Ayyyeee… What’s Goodie Everyone. So I got some tea and it involves an iranian scientist who was murdered, and the aftermath of it.
Mohsen Fakhrizadeh, Iran’s prominent nuclear scientists was killed Friday in a daytime ambush on a rural road outside Tehran.
Fakhrizadeh, was adriving force behind Tehran’s disbanded effort to build a nuclear weapon almost two decades ago. His role in Iran’s current programs reactors and uranium enrichment was less direct and analysts said the killing would likely have a limited impact on Tehran’s nuclear capabilities.
Iran’s government blamed the attack on Israel and this sharply raised regional tensions in the closing weeks of the Trump administration. Iran’s foreign minister, Mohammad Javad Zarif, described the attack as the work of “state terror” and implicated Israel as having a possible role. Officials in Israel had no comment.
Iranian news agencies said involved a car bomb and gunmen recalled the shadowy killings of Iranian nuclear scientists a decade ago and exposed holes in Iran’s security and intelligence agencies.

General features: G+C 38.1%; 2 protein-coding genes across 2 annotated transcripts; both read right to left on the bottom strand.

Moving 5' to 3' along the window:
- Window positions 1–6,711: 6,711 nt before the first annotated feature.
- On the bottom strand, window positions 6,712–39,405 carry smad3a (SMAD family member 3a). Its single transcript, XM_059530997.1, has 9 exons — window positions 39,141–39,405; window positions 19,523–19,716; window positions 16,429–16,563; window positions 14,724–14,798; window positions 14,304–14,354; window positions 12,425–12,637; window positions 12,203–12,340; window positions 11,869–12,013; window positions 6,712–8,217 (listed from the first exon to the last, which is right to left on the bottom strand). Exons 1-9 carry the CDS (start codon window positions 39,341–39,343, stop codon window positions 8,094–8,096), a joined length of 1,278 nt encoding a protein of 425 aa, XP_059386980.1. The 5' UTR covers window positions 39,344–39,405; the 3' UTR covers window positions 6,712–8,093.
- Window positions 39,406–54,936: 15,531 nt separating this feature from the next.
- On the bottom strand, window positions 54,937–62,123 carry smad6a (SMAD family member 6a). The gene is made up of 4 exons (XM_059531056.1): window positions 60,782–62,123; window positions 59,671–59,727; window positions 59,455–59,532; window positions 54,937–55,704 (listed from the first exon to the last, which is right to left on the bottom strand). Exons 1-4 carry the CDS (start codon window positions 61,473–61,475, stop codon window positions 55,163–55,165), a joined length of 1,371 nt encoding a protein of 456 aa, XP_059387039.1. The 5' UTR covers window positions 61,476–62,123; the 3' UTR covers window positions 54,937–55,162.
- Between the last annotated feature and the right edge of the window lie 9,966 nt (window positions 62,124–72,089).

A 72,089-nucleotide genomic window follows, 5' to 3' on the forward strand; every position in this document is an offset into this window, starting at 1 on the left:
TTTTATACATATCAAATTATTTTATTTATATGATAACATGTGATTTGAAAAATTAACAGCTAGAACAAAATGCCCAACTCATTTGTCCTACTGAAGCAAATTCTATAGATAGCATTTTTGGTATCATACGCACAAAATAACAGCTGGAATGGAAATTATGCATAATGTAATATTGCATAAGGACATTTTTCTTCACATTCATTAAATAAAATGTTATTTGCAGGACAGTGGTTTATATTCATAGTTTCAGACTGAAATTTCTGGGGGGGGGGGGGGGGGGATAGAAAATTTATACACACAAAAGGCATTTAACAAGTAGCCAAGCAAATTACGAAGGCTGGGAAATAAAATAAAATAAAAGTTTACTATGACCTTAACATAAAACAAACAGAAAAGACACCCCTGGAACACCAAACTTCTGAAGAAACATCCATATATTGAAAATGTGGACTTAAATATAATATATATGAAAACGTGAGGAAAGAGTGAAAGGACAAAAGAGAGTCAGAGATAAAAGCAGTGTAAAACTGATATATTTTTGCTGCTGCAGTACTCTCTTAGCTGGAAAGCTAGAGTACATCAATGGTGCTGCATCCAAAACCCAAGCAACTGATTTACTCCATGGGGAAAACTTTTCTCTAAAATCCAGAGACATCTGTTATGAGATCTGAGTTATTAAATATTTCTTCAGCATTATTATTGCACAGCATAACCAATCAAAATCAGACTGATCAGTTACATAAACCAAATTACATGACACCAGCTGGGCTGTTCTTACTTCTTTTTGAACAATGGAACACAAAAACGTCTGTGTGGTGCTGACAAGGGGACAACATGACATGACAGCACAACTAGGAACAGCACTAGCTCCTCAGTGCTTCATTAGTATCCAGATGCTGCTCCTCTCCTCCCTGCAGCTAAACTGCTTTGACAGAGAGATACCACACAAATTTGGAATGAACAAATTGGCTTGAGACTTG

Mohsen Fakhrizadeh balanced his status in Iran’s nuclear weapon program with a low public profile. The Iranian state media rarely acknowledged him, and he was sometimes described as simply a university professor. Iran’s nuclear weapons program was formally abandoned that was when Western organizations publicly identified him as a key figure in the effort. “Remember that name, Fakhrizadeh,” Israeli Prime Minister Benjamin Netanyahu said during a presentation on Iran’s covert program in 2018.
Reports of his killing on Friday during an ambush outside Tehran are detailed, Fakhrizadeh’s name is becoming more well known. But there remains an air of mystery surrounding the Iranian nuclear scientist and what effect his killing will have on Iran. “Fakhrizadeh likely knew more about Iran’s nuclear program than any living human. Losing his leadership, knowledge and institutional memory is undoubtedly a blow to the Islamic Republic,” said Karim Sadjadpour, a senior fellow at the Carnegie Endowment for International Peace.